North Carolina body camera law comes under harsh glare

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Elijah Dillard, center, is surrounded by media as he makes comments after a judges decision on the release body cam video of the shooting of Andrew Brown Jr. in Elizabeth City, N.C., Wednesday, April 28, 2021. A judge denied the request to immediately release body cam video of the incident. (AP Photo/Steve Helber)

RALEIGH, N.C. – A North Carolina law that gives local courts authority over the release of body camera video has come under a harsh glare after a judge refused to make public footage of deputies shooting and killing Andrew Brown Jr.

The 2016 law says that law enforcement video is not a public record and generally cannot be released without court approval. A judge ruled Wednesday that body camera and dashboard footage of Brown's death must be kept from public view for at least another month to avoid harming a state investigation. The April 21 shooting happened as deputies were serving drug-related warrants at Brown's home in Elizabeth City.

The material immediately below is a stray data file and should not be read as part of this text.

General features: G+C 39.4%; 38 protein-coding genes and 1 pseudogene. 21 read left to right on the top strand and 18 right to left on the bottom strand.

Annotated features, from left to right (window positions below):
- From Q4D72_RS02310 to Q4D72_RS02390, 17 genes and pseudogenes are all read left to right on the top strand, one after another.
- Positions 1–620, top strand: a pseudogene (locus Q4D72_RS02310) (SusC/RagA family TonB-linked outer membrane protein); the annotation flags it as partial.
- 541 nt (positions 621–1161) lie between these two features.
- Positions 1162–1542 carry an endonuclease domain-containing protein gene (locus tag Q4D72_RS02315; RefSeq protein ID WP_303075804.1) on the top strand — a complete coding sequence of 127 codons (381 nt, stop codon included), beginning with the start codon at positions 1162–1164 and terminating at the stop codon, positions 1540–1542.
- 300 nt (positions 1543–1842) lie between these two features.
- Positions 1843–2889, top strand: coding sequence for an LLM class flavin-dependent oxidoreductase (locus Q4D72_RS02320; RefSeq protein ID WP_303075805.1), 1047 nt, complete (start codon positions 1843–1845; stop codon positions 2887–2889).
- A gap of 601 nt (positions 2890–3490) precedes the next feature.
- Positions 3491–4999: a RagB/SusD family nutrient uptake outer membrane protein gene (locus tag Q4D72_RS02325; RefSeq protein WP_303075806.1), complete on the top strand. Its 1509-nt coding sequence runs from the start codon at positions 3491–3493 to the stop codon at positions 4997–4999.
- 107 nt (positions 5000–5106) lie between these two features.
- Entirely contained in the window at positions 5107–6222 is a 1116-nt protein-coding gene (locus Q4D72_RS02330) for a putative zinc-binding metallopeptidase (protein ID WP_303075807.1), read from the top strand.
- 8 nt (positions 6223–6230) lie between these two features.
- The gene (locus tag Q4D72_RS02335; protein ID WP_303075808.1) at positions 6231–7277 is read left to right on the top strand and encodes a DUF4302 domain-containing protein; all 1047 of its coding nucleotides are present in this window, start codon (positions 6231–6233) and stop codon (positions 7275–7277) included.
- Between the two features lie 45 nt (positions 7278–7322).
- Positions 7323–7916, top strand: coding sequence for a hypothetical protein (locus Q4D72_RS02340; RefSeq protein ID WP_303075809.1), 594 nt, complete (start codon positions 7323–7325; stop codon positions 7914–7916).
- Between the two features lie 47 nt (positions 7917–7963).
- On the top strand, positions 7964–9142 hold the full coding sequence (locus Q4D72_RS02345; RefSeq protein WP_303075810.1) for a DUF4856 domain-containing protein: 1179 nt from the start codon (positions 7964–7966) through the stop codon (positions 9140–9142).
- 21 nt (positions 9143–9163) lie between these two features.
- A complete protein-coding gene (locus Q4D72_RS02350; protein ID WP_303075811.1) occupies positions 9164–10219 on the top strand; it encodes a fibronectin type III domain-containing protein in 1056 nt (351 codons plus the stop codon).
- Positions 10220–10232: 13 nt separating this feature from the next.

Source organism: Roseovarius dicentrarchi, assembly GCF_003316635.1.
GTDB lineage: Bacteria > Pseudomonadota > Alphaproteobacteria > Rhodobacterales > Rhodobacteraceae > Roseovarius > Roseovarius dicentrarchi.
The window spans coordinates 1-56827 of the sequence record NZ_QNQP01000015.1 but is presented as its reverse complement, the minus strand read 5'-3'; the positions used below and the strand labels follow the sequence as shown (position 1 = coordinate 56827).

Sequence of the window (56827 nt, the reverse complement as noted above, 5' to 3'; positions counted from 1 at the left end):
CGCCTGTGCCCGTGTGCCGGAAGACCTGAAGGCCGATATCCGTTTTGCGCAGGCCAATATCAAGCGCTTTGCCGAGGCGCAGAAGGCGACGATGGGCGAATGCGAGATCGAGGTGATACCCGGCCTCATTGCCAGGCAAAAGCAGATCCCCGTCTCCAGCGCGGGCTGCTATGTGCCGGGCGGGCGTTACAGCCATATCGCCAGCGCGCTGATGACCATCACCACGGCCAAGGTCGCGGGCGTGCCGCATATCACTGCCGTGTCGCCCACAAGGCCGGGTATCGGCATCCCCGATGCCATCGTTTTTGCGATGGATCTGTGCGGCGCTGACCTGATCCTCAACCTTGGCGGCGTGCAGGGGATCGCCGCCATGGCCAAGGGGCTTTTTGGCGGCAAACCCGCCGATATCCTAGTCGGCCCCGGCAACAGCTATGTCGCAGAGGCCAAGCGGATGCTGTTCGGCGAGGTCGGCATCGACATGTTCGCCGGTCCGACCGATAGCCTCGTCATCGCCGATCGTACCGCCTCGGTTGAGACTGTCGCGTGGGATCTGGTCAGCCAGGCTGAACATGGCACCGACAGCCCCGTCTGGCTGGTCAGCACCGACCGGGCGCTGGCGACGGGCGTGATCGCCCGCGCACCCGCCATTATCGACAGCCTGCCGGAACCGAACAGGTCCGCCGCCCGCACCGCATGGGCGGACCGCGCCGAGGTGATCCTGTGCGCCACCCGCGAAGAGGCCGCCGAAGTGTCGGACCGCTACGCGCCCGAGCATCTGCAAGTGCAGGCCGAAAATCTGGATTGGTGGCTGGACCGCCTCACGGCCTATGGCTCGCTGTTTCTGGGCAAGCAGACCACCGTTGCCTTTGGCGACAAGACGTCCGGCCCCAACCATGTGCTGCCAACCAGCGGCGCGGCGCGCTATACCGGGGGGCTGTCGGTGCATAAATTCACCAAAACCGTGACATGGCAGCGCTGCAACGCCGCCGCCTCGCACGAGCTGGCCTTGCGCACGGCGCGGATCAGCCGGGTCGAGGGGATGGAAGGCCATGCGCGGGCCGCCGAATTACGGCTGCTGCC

Lawyers for Brown’s family and racial justice advocates decry what they see as slow movement to release video of his last moments. The family's legal team says the law stands in the way of transparency.

“This law makes absolutely no sense whatsoever,” attorney Bakari Sellers said.

Rules for access to body cameras vary by state and local jurisdictions. In Columbus, Ohio, police released body camera footage within hours of a fatal police shooting of a Black 16-year-old girl. That shooting happened the day before Brown, who was also Black, was killed.

A legal scholar who has studied the law says that it has received generally positive reviews from local governments.

“I’ve talked to cities and counties, and my sense is that the courts are handling it well,” said Frayda S. Bluestein, a law professor at the University of North Carolina’s School of Government in Chapel Hill. The Elizabeth City matter “is the first real sort of blow-up.”

Two North Carolina cases from last year show how application of the law can vary from place to place. Raleigh’s police chief asked a court in March 2020 to release footage of a nonfatal police shooting that sparked protests, and the footage was made public two days after the shooting.